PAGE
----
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PhallaciesHistorical Intersections of Disability and Masculinity$
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Kathleen M. Brian and James W. Trent, Jr.

Print publication date: 2017

Print ISBN-13: 9780190458997

Published to Oxford Scholarship Online: September 2017

DOI: 10.1093/oso/9780190458997.001.0001

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Making Useful Men

Making Useful Men

The Roman Rosell Institute and Asylum for the Blind, 1933–1950

(p.263) 12 Making Useful Men

Rebecca Ellis

Oxford University Press

In 1884, Thomas Drysdale approached the powerful but embattled organization of elite women, the Capital City Beneficence Society in Buenos Aires, Argentina, with an offer to fund a school for the blind that the women would organize and run. The society initially welcomed the opportunity, but when international attitudes toward female authority affected their ability to pursue Drysdale’s plan for the new institution, the women at the society converted the program to one that would more directly address their own political agenda. Instead of a school, the society developed a small classroom where handpicked blind children from their orphanages, mostly male, were trained in order that the boys serve as symbols to the society’s detractors who claimed that as women they were incapable of cultivating young male citizens using modern educational techniques.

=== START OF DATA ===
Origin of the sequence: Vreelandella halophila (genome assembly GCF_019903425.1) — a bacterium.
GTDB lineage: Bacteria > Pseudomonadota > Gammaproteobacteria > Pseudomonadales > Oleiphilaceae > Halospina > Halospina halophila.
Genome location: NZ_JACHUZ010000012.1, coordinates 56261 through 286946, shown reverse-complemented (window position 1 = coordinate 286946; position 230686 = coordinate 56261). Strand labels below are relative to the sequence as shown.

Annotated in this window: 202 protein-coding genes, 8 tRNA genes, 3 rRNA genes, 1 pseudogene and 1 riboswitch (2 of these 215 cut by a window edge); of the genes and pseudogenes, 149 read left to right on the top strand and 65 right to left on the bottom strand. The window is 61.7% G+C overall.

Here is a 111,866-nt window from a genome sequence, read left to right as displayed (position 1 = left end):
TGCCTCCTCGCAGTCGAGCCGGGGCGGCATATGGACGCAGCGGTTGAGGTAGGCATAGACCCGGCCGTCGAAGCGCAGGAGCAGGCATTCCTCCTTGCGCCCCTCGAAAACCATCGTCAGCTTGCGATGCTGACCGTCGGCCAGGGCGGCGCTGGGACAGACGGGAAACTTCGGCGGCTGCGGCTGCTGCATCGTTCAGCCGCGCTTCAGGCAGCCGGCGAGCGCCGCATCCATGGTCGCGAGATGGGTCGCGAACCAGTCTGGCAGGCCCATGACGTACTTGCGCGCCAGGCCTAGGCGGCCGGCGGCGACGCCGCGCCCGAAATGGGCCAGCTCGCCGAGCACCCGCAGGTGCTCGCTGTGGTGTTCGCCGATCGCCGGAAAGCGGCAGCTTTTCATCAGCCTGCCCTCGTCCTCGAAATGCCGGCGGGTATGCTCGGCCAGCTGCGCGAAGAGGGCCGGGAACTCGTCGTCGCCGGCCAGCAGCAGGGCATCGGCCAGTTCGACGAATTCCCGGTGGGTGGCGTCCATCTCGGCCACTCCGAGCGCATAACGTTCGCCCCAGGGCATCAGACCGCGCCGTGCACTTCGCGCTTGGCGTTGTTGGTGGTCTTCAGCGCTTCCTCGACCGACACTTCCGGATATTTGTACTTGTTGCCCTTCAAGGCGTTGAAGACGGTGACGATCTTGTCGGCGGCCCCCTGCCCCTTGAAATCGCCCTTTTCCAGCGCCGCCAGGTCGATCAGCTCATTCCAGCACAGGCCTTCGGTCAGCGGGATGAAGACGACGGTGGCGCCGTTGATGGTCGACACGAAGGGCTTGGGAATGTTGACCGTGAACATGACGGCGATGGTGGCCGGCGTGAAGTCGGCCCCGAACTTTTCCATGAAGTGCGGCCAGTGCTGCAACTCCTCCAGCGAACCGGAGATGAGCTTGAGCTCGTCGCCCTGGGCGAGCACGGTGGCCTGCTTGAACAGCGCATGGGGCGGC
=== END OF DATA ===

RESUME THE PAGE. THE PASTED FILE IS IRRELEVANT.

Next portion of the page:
Keywords:   education, blindness, children, orphanages, Capital City Beneficence Society, citizens, institutions, Argentina

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